Thomas Cooper Gotch ‘The Lantern Parade’, 1910, oil on canvas

Keep Art Alive :: “The Lantern Parade” :: Art by Thomas Cooper Gotch

All your life you dreamed a dream,
somehow connected with the silver screen,
with half closed eyes you realize,
it’s love in the life that is paradise,
in a technicolor fade.”

Jack stood underneath the second story balcony feeling all too Shakespeare for his own comfort, yet he persisted to stay there, shifting his weight from foot to foot, tossing up smooth pebbles aimed at her window. Rae was no Juliet, and oh, how she would scoff at the notion, but he was there, nonetheless, calling to her in the night with each plinking sound of stone on glass. It was the only night to see them, though, the strange children with their surreal glowing torches, marching through what passes for a downtown in this nowhere desert town. Laney had told him that they were from the church down the road, the one surrounded by cacti and barbed wire.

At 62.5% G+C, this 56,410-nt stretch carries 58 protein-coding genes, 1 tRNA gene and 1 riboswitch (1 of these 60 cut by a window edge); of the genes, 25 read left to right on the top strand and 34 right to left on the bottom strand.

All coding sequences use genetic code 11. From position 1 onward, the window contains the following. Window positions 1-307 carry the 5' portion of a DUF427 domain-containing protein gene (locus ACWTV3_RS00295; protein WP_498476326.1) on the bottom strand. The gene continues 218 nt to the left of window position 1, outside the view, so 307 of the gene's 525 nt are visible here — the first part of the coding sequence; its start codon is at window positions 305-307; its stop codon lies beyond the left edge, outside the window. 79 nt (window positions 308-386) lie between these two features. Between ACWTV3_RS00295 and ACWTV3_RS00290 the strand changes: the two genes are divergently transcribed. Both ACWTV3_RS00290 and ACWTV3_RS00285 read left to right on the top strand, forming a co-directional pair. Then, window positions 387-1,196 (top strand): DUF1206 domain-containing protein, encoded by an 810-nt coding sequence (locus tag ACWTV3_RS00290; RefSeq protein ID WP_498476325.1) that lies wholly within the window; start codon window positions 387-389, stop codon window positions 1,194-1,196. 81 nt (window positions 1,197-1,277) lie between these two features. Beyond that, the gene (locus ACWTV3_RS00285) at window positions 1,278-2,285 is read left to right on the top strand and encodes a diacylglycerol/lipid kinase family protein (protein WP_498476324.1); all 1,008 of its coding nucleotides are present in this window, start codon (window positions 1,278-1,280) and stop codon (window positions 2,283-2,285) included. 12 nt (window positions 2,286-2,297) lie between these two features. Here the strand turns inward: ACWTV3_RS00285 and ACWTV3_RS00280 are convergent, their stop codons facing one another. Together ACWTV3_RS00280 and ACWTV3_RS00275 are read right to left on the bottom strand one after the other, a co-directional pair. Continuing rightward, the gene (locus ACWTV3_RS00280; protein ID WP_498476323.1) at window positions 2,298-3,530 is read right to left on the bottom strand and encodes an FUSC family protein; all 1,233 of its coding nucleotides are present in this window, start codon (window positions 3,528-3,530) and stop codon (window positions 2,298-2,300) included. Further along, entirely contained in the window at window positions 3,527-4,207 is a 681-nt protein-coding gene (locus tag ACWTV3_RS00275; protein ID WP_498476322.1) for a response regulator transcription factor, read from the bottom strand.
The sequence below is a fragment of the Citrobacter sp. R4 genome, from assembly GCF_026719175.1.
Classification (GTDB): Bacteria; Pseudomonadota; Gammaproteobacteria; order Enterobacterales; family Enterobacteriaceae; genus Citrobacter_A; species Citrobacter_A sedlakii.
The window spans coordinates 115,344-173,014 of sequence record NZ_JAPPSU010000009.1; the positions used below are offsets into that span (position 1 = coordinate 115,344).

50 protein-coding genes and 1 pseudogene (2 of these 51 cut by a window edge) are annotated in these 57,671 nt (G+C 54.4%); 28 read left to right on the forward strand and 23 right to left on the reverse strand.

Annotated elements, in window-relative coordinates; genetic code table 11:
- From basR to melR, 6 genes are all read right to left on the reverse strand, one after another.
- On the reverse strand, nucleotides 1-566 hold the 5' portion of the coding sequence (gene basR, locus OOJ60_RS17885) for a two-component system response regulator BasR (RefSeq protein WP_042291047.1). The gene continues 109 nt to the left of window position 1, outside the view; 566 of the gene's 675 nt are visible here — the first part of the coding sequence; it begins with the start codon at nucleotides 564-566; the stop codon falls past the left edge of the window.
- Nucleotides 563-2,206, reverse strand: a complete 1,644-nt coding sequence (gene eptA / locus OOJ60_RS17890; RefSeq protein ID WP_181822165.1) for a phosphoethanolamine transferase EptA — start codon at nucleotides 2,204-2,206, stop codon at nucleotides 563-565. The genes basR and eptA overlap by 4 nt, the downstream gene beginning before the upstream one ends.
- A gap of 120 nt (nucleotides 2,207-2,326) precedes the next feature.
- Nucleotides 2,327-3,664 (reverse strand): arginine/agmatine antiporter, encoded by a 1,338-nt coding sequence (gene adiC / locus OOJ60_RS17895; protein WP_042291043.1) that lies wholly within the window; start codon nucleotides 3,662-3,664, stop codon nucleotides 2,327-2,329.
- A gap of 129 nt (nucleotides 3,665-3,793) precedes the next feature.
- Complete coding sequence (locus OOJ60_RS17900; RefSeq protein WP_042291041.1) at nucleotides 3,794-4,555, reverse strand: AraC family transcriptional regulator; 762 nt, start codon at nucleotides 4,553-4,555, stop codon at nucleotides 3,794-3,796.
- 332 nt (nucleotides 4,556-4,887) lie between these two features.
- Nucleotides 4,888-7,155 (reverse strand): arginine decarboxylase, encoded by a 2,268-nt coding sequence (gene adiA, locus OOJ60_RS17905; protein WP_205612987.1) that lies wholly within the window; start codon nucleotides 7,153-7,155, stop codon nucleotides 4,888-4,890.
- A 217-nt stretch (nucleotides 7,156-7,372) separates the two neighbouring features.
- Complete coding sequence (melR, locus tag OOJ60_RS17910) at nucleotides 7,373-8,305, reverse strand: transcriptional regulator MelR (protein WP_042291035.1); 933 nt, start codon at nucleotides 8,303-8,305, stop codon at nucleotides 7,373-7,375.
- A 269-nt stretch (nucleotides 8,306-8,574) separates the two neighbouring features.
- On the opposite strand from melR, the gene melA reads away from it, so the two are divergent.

There were stories, sure, of what they got up to there, of who wound up there, of how no one ever seemed to leave; Laney had told him most of them, the God-given rite of any older sibling, to pass along legends, real and imagined. Rae had laughed when Jack had told her about them, the light up children in flowing dresses, and their strange midnight parade. She was new to the desert, a product of a messy divorce and one too many runaway attempts. She lived with her Aunt and Uncle now, her Aunt Jo, a gypsy woman who sold pottery and plastic snow globes out front of the off-ramp gas station, and Uncle Joe who was deaf in one ear and owned said gas station (yes, Aunt Jo and Uncle Joe, it happens, Rae would say, her eyes rolling up to the heavens).

Jack dreamed of Rae some nights, of coming to steal her away, of convincing her to try one last escape together, with him.

But, tonight wasn’t about that. It was about the ghost children’s ramshackle parade, and how Jack just needed her to see that some stories were real, after all.

Ramshackle Day Parade :: Joe Strummer & the Mescaleros

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